Filipino American Lives

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Temple University Press, Jun 17, 2010 - Biography & Autobiography - 240 pages

Filipino Americans are now the second largest group of Asian Americans as well as the second largest immigrant group in the United States. As reflected in this collection, their lives represent the diversity of the immigrant experience and their narratives are a way to understand ethnic identity and Filipino American history.

Men and women, old and young, middle and working class, first and second generation, all openly discuss their changing sense of identity, the effects of generational and cultural differences on their families, and the role of community involvement in their lives. Pre- and post-1965 immigrants share their experiences, from the working students who came before WWII, to the manongs in the field, to the stewards and officers in the U.S. Navy, to the "brain drain" professionals, to the Filipinos born and raised in the United States.

As Yen Le Espiritu writes in the Introduction, "each of the narratives reveals ways in which Filipino American identity has been and continues to be shaped by a colonial history and a white-dominated culture. It is through recognizing how profoundly race has affected their lives that Filipino Americans forge their ethnic identities—identities that challenge stereotypes and undermine practices of cultural domination."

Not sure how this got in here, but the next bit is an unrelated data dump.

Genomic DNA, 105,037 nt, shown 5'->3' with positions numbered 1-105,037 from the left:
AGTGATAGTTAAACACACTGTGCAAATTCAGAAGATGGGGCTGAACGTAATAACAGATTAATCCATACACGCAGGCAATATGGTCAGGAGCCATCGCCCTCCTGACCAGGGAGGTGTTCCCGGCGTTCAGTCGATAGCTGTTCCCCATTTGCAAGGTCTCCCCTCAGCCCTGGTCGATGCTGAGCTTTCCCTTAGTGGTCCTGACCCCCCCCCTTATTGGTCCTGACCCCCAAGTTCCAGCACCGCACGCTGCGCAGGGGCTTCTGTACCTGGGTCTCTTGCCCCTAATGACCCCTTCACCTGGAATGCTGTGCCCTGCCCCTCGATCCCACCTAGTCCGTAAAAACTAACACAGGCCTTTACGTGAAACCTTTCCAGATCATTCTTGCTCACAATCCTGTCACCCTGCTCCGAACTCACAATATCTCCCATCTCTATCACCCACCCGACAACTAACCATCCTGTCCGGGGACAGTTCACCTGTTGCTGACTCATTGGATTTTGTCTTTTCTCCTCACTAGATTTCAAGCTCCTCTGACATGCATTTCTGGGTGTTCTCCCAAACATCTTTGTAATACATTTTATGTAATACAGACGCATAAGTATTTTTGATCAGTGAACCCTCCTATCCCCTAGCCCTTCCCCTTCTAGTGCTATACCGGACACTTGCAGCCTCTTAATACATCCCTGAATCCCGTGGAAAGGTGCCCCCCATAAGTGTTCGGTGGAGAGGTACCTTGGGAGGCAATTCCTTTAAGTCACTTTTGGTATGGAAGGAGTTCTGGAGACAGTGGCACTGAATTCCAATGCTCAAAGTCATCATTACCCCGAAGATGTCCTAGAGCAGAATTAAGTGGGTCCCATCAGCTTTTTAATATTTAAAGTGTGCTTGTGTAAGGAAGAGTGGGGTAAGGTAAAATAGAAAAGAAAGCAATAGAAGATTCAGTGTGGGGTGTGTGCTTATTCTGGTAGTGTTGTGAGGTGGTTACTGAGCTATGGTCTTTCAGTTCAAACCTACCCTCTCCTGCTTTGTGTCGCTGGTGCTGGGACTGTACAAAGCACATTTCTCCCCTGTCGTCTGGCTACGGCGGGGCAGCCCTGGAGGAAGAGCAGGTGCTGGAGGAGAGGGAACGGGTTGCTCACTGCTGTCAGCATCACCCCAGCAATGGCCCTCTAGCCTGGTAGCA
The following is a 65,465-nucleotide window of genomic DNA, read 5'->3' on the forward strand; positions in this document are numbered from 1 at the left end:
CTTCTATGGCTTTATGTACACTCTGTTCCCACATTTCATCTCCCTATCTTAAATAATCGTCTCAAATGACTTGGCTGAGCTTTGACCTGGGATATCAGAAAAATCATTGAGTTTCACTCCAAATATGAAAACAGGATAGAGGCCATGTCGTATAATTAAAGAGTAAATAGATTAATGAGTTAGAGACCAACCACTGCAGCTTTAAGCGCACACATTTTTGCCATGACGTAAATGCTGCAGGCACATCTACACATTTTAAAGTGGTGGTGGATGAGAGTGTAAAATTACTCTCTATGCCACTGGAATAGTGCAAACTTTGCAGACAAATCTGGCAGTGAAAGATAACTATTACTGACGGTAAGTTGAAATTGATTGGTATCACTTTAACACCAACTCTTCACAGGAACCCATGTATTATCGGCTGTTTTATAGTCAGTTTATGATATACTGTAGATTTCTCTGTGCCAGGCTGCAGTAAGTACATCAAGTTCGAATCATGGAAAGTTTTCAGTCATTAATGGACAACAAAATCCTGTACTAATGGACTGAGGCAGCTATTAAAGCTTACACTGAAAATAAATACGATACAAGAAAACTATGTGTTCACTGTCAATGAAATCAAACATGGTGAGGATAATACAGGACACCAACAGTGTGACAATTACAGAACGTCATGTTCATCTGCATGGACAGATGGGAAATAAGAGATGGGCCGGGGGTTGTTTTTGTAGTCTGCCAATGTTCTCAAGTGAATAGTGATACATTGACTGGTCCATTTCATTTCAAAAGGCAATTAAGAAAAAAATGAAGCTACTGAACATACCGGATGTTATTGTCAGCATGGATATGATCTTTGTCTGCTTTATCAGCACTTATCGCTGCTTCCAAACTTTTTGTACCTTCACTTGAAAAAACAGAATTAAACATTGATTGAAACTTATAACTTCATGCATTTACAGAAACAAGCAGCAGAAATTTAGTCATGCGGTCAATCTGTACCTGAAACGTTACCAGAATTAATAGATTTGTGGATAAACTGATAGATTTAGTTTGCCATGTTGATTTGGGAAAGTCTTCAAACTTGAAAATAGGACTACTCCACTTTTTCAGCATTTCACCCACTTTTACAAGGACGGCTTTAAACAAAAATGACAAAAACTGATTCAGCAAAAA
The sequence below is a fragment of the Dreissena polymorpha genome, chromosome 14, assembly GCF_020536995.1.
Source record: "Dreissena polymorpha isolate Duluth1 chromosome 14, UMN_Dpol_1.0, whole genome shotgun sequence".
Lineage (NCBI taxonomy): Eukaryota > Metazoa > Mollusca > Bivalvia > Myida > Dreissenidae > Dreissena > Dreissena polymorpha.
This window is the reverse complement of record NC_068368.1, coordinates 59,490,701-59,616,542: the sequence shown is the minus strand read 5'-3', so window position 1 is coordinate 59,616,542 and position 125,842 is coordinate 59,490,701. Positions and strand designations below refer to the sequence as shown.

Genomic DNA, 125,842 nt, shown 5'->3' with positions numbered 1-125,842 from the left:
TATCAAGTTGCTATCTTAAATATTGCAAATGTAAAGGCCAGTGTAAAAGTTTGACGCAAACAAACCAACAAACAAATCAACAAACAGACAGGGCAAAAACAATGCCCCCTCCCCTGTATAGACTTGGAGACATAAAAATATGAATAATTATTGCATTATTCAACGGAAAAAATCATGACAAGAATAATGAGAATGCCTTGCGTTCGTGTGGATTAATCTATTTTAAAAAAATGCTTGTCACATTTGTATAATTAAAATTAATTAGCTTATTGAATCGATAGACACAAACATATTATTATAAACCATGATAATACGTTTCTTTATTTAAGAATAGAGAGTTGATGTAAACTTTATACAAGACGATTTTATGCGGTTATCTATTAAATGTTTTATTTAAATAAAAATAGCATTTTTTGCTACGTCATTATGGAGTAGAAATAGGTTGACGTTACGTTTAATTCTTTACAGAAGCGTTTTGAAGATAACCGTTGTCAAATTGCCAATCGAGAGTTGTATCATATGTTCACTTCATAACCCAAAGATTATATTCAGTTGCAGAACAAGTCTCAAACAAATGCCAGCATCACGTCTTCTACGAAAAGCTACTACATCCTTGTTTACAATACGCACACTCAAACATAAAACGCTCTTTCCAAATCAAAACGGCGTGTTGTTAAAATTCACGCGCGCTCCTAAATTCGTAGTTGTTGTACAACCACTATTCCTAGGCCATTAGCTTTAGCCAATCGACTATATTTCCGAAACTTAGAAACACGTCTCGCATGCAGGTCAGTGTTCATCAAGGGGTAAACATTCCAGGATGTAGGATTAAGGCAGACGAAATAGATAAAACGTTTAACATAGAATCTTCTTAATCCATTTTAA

In the series Asian American History and Culture, edited by Sucheng Chan, David Palumbo-Liu, Michael Omi, K. Scott Wong, and Linda Trinh Vő.

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Great book,it provided a lot of info,of what my people went through in the Philippines,and when they came here to the USA up till now,it filled a lot of the missing blanks.


Filipino Settlements in the United States
We Have to Show the Americans that We Can Be as Good as Anybody
I Was Used to the American Way of Life
Sometimes I Am Not Sure What It Means to Be an American
My Dream Is to Be Able to Give Something Back to My Country and My People
My Experience Is Atypical
I Sacrificed My FiveYear College Education to Become aSteward
I Only Finished First Grade
International Medical Graduates Are Tested Every Stepof the Way
PASACAT Became My Whole Life
I Knew that I Wanted to Be a Naval Officer
I Offended Many Filipinos Because I Was an FOB
I Could Not Cope with Life
Everybody Seemed to Be Either White or Black a Full Race

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About the author (2010)

Yen Le Espiritu is Associate Professor in the Department of Ethnic Studies at the University of California, San Diego, and the author of Asian American Panethnicity: Bridging Institutions and Identities (Temple).

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